Enrollment up at Maine’s Community Colleges

Preliminary enrollment figures at Maine’s community colleges show a 6.3 percent increase in enrolled students this fall compared to the same time last year.

The increase is in sharp contrast to a nationwide trend of declining enrollments at two-year public colleges over the last several years. The strong showing is due in part to a number of new initiatives at the colleges aimed at attracting and retaining more students. The system also did not raise tuition for this academic year, maintaining the lowest tuition and fees in New England.

As of September 23, the system-wide headcount is up 6.3 percent (an additional 966 students) from the same date a year ago. All seven colleges report increases, the largest of which are at Eastern Maine Community College, up 10.4 percent with 2,141 students enrolled compared to 1,939 last year at this time, and at Southern Maine Community College up 8.2 percent, with 6,078 students enrolled compared to 5,618 a year ago.

At the same time, the system is also seeing a surge of participation in its short-term job training programs which are not included in the fall headcount enrollment numbers.

In the last year, the number of trainees who completed short-term training programs funded by the MCCS Maine Quality Centers (MQC) program has almost doubled to 1,602, up from 897 in the previous year. MQC works with Maine employers to provide customized training that is free to trainees and is focused on strengthening the skills of the Maine workforce.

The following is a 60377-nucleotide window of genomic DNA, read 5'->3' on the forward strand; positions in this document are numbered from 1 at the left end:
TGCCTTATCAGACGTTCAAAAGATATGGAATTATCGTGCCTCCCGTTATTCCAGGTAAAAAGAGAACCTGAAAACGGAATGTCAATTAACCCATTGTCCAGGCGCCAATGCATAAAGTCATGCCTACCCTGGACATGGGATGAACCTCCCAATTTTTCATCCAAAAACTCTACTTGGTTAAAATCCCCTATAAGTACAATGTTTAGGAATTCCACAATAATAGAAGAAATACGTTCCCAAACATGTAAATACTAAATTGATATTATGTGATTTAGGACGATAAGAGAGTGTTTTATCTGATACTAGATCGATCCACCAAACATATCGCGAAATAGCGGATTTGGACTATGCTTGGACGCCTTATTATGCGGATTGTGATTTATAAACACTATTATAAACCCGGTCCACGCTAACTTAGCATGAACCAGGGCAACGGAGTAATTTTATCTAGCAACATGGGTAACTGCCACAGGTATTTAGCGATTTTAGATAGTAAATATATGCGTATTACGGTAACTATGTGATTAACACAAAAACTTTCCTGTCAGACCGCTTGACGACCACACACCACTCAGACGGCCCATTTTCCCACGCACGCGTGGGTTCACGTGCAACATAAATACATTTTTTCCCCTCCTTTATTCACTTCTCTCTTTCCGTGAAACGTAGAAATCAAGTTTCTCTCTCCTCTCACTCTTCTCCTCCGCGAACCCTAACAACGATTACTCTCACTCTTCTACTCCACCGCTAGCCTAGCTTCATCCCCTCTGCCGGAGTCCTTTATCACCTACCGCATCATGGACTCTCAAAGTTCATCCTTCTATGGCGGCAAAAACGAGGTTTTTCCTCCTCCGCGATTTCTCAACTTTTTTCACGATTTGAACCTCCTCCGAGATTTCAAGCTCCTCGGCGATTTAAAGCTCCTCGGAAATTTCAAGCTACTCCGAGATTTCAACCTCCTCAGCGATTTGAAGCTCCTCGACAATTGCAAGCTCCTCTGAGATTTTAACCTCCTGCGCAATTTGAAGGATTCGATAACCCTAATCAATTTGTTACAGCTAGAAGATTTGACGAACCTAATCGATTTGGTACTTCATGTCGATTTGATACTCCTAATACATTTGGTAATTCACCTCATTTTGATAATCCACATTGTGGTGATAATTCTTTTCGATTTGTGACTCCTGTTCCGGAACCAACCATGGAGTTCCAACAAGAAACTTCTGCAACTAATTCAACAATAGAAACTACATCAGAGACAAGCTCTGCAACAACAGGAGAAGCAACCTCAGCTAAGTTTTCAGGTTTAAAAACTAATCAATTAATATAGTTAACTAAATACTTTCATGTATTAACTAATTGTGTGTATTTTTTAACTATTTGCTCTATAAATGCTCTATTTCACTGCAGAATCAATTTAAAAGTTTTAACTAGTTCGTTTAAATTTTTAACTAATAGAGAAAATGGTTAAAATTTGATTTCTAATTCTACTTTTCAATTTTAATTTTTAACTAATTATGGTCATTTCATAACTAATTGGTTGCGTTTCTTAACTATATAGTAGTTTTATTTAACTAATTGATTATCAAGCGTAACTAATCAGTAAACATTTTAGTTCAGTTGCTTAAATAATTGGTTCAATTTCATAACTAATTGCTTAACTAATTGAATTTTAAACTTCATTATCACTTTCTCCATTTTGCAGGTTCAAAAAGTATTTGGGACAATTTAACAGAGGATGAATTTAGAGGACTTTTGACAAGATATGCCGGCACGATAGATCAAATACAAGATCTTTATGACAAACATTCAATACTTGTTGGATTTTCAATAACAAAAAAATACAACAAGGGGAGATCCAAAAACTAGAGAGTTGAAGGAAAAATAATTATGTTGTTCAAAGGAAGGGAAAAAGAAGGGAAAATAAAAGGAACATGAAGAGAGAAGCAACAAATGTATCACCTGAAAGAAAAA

“We’re seeing significant growth both in our programs that lead to one-year certificates and two-year degrees and in short-term training,” MCCS President David Daigler told the system’s Board of Trustees at a meeting Wednesday in Bangor. “Demand from both employers and individuals looking to gain the skills needed to compete in this new economy is exploding and stretching our ability to respond.”

The high demand for both degree programs and short-term training at Maine’s community colleges is particularly noteworthy given the state’s record-low unemployment, aging demographics and widespread workforce shortages. Community college enrollment has historically been tied to the economy, going up during periods of high unemployment and declining when jobs are plentiful.

Fall enrollment increases have been driven in part by initiatives at campuses across the state. Among the new efforts are: doubling the number of visits to some high schools, replacing group orientations with one-on-one orientation sessions; reaching prospective students through texting instead of email; adding new high-demand programs including plumbing, HVAC and esports; and giving students new online tools to communicate with others to increase peer-to-peer connections.

Enrollment numbers for fall 2019 will be finalized in mid-October.